Initially based in Mammoth, we took in the famous Lamar Valley where one early start rewarded us with roadside wolf howling, the like of which I’d never experienced. Thick forest prevented a view but we knew…we felt…those wolves were close. From West Yellowstone we saw grizzly and cubs, black bear up close (a bit too close for Eileen), beaver and river otters. One morning we witnessed a young wolf swimming the Yellowstone River and bumped into the same animal close to the road the following day. Moving south we immersed ourselves in the rustic delights of Old Faithful Inn for two nights before leaving Yellowstone for Grand Teton where moose were abundant but the fall colour was regrettably past its best.
These River Otters can really shift – I just managed to grab this shot as a family swam upstream one evening at sunset.
It’s been several years since my last visit to Yellowstone and there was a noticeable change in the profile of visitors with many more nationalities represented – surely a sign of emerging economic wealth and perhaps in tandem with an increasingly urbanised lifestyle, a latent yearning to flirt with nature? I’m not sure, but it seems that the wilderness is no longer the preserve of wealthy Westerners and although I have concerns about the impact of ever-growing visitor numbers, that is surely no bad thing?
Our final day was spent on horseback high above Jackson Hole and in full view of the National Elk Refuge, the controversial wintering grounds for beleaguered elk and not a million miles different from the practice of feeding red deer in Scotland – like I say, for anyone with an interest in the human-wildlife dynamic, this is an exciting place.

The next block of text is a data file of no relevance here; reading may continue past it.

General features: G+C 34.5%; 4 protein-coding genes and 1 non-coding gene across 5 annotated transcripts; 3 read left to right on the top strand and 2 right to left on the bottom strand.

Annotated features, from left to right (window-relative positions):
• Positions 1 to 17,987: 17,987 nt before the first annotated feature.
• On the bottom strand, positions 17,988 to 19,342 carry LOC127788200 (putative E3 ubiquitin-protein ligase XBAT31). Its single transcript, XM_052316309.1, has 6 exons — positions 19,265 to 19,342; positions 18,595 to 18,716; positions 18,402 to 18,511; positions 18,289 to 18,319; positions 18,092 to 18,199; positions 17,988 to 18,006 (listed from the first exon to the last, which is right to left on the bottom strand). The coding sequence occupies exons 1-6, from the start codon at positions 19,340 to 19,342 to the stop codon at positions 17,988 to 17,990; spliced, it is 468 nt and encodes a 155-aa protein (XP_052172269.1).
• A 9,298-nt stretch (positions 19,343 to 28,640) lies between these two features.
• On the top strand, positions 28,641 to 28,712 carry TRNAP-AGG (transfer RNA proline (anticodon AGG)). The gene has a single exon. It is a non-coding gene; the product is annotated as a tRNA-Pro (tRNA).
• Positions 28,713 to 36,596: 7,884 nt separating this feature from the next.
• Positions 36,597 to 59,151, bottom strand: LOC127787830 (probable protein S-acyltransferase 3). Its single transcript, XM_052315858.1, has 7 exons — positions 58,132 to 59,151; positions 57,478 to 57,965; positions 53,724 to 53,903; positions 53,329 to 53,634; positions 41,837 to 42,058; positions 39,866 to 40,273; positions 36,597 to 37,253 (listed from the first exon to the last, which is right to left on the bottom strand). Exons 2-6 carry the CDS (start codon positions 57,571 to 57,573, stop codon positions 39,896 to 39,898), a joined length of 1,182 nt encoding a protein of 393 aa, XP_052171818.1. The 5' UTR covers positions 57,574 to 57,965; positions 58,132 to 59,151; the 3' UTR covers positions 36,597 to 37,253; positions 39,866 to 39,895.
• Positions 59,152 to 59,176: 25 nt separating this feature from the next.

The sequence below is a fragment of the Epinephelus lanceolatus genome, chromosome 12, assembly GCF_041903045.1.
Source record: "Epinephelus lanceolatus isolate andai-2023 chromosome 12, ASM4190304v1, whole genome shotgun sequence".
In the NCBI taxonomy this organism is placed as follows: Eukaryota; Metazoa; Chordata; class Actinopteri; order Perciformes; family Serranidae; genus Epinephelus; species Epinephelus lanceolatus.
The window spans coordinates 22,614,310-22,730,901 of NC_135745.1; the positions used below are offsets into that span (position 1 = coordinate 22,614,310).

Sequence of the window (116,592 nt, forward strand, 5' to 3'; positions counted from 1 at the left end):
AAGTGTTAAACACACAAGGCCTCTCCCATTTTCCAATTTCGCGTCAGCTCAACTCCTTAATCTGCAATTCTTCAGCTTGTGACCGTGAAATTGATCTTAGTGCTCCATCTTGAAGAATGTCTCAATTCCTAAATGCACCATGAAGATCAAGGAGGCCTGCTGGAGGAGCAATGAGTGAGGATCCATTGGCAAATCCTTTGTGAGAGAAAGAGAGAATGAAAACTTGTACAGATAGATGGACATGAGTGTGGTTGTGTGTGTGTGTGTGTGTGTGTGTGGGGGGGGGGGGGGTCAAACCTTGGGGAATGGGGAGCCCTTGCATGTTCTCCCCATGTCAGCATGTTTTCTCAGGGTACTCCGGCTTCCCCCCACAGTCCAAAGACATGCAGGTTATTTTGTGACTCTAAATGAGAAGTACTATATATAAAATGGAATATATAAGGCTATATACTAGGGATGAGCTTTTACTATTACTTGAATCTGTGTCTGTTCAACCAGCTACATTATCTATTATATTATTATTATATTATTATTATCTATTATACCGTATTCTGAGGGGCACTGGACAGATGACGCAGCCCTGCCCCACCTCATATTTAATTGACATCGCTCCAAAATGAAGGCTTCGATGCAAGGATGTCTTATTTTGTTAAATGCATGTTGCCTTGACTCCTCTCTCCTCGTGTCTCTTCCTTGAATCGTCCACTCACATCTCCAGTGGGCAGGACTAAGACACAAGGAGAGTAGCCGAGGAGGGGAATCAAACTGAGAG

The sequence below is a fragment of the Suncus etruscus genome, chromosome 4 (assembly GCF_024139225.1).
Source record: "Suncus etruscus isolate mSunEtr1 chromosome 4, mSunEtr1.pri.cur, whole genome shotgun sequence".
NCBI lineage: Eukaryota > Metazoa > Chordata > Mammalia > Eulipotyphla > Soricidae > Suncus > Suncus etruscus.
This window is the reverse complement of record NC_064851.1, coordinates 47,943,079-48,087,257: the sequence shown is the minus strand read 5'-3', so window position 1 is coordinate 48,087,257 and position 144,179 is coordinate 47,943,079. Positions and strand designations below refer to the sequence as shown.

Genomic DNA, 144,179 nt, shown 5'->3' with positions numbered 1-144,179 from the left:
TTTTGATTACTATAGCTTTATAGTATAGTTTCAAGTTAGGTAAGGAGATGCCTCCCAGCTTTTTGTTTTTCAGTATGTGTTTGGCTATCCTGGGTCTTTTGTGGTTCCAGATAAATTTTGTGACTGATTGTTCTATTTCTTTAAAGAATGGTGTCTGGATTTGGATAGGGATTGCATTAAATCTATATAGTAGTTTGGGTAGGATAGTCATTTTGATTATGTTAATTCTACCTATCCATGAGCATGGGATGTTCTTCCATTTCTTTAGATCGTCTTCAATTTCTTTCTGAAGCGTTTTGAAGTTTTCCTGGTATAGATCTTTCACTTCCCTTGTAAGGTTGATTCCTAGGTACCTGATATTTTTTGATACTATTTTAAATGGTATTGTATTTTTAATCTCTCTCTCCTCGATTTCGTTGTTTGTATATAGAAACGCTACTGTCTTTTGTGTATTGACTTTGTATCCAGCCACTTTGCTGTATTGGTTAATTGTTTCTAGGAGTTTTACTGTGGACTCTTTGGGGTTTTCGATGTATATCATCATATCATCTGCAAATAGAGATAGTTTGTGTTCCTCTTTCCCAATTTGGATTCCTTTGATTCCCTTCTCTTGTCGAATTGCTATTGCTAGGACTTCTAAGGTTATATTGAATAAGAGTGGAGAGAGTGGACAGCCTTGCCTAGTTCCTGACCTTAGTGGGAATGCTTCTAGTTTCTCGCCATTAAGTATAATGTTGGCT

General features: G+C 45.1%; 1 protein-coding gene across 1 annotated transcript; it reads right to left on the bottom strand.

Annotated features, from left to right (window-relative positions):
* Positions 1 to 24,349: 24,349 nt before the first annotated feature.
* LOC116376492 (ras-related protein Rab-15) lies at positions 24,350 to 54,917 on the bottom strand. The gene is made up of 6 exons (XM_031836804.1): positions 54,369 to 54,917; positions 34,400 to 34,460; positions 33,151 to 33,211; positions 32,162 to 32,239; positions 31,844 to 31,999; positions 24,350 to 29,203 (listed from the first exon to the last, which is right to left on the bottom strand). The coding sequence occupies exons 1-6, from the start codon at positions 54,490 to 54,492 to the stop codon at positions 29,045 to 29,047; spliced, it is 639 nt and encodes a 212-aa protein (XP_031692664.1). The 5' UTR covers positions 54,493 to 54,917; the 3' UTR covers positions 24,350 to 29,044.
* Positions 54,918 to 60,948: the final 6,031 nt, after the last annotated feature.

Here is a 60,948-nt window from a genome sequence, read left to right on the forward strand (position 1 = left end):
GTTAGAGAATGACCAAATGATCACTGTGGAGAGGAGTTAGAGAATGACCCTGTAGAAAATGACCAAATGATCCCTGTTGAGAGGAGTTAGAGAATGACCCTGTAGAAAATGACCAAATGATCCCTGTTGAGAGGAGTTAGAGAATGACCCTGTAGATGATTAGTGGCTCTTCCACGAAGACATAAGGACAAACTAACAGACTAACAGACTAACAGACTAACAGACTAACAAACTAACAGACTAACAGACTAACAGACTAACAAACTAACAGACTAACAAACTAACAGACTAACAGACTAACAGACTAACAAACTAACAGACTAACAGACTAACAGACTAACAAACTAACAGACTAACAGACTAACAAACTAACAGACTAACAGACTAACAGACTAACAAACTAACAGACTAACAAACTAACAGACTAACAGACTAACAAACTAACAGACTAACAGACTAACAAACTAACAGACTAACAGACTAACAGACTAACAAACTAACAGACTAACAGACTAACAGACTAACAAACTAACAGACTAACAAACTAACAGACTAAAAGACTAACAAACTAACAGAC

If you scratch beneath the surface of the Yellowstone story – and it’s one helluva of a story – it will draw you in and sink its metaphorical teeth into your heart and mind. Over the years, this place has taught me more about wildness and how different people perceive and relate to that wildness, than anywhere else I’ve been.
The food is crap if you’re vegetarian; the French Vanilla cappuccinos are delicious but too sweet and the monster-sized trucks that pass as family cars get right up my nose (as do photographers that never reduce their tripods below head height) but if you can put up with these minor encumbrances, Yellowstone (and Grand Teton) is a delight.
Amanda after an early start and a lack of caffeine.
Against the context of the emerging ecological ethos of the Greater Yellowstone Ecosystem, you might be interested in these web sites.